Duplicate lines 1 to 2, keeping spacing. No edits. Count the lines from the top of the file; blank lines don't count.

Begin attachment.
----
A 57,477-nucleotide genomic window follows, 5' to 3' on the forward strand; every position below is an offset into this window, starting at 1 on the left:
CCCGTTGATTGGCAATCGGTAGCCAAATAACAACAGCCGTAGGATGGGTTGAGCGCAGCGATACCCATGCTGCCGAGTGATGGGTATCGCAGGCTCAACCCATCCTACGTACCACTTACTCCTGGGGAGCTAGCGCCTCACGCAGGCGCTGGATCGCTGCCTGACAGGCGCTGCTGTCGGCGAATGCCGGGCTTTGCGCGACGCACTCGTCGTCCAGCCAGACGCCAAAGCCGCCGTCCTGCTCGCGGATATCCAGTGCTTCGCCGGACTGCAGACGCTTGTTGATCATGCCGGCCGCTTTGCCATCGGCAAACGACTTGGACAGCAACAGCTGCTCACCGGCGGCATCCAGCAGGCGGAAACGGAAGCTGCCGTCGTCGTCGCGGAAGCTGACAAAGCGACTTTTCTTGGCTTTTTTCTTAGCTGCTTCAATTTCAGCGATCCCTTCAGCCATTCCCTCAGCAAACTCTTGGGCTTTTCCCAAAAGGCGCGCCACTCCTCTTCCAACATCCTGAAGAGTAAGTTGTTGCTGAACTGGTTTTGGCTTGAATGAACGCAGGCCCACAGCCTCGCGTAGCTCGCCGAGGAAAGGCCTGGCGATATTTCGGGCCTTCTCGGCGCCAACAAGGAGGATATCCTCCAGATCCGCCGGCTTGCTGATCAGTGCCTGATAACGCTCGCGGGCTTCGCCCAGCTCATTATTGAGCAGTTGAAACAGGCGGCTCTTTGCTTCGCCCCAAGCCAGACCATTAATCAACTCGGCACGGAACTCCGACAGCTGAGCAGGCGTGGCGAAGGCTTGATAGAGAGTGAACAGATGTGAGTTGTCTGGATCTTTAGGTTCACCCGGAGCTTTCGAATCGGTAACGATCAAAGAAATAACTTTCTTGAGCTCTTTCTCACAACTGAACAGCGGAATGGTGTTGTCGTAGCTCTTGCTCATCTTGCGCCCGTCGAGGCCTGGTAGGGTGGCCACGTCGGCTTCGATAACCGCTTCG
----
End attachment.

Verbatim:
A 57,477-nucleotide genomic window follows, 5' to 3' on the forward strand; every position below is an offset into this window, starting at 1 on the left:
CCCGTTGATTGGCAATCGGTAGCCAAATAACAACAGCCGTAGGATGGGTTGAGCGCAGCGATACCCATGCTGCCGAGTGATGGGTATCGCAGGCTCAACCCATCCTACGTACCACTTACTCCTGGGGAGCTAGCGCCTCACGCAGGCGCTGGATCGCTGCCTGACAGGCGCTGCTGTCGGCGAATGCCGGGCTTTGCGCGACGCACTCGTCGTCCAGCCAGACGCCAAAGCCGCCGTCCTGCTCGCGGATATCCAGTGCTTCGCCGGACTGCAGACGCTTGTTGATCATGCCGGCCGCTTTGCCATCGGCAAACGACTTGGACAGCAACAGCTGCTCACCGGCGGCATCCAGCAGGCGGAAACGGAAGCTGCCGTCGTCGTCGCGGAAGCTGACAAAGCGACTTTTCTTGGCTTTTTTCTTAGCTGCTTCAATTTCAGCGATCCCTTCAGCCATTCCCTCAGCAAACTCTTGGGCTTTTCCCAAAAGGCGCGCCACTCCTCTTCCAACATCCTGAAGAGTAAGTTGTTGCTGAACTGGTTTTGGCTTGAATGAACGCAGGCCCACAGCCTCGCGTAGCTCGCCGAGGAAAGGCCTGGCGATATTTCGGGCCTTCTCGGCGCCAACAAGGAGGATATCCTCCAGATCCGCCGGCTTGCTGATCAGTGCCTGATAACGCTCGCGGGCTTCGCCCAGCTCATTATTGAGCAGTTGAAACAGGCGGCTCTTTGCTTCGCCCCAAGCCAGACCATTAATCAACTCGGCACGGAACTCCGACAGCTGAGCAGGCGTGGCGAAGGCTTGATAGAGAGTGAACAGATGTGAGTTGTCTGGATCTTTAGGTTCACCCGGAGCTTTCGAATCGGTAACGATCAAAGAAATAACTTTCTTGAGCTCTTTCTCACAACTGAACAGCGGAATGGTGTTGTCGTAGCTCTTGCTCATCTTGCGCCCGTCGAGGCCTGGTAGGGTGGCCACGTCGGCTTCGATAACCGCTTCG